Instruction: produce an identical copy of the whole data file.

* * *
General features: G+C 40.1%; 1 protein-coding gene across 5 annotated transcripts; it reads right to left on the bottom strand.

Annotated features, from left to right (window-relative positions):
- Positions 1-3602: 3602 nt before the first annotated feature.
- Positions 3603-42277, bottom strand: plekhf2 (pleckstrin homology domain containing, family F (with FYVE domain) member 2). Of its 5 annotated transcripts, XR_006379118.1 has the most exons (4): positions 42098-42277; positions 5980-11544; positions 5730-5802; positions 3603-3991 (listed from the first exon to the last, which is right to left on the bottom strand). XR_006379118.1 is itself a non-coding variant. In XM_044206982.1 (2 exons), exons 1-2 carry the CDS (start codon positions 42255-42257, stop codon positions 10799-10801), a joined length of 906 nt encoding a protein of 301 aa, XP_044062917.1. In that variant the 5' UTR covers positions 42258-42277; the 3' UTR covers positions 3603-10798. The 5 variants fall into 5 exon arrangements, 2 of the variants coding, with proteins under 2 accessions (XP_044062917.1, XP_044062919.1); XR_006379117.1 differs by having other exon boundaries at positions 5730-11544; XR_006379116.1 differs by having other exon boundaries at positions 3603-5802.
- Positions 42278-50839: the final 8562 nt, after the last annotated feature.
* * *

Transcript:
General features: G+C 40.1%; 1 protein-coding gene across 5 annotated transcripts; it reads right to left on the bottom strand.

Annotated features, from left to right (window-relative positions):
- Positions 1-3602: 3602 nt before the first annotated feature.
- Positions 3603-42277, bottom strand: plekhf2 (pleckstrin homology domain containing, family F (with FYVE domain) member 2). Of its 5 annotated transcripts, XR_006379118.1 has the most exons (4): positions 42098-42277; positions 5980-11544; positions 5730-5802; positions 3603-3991 (listed from the first exon to the last, which is right to left on the bottom strand). XR_006379118.1 is itself a non-coding variant. In XM_044206982.1 (2 exons), exons 1-2 carry the CDS (start codon positions 42255-42257, stop codon positions 10799-10801), a joined length of 906 nt encoding a protein of 301 aa, XP_044062917.1. In that variant the 5' UTR covers positions 42258-42277; the 3' UTR covers positions 3603-10798. The 5 variants fall into 5 exon arrangements, 2 of the variants coding, with proteins under 2 accessions (XP_044062917.1, XP_044062919.1); XR_006379117.1 differs by having other exon boundaries at positions 5730-11544; XR_006379116.1 differs by having other exon boundaries at positions 3603-5802.
- Positions 42278-50839: the final 8562 nt, after the last annotated feature.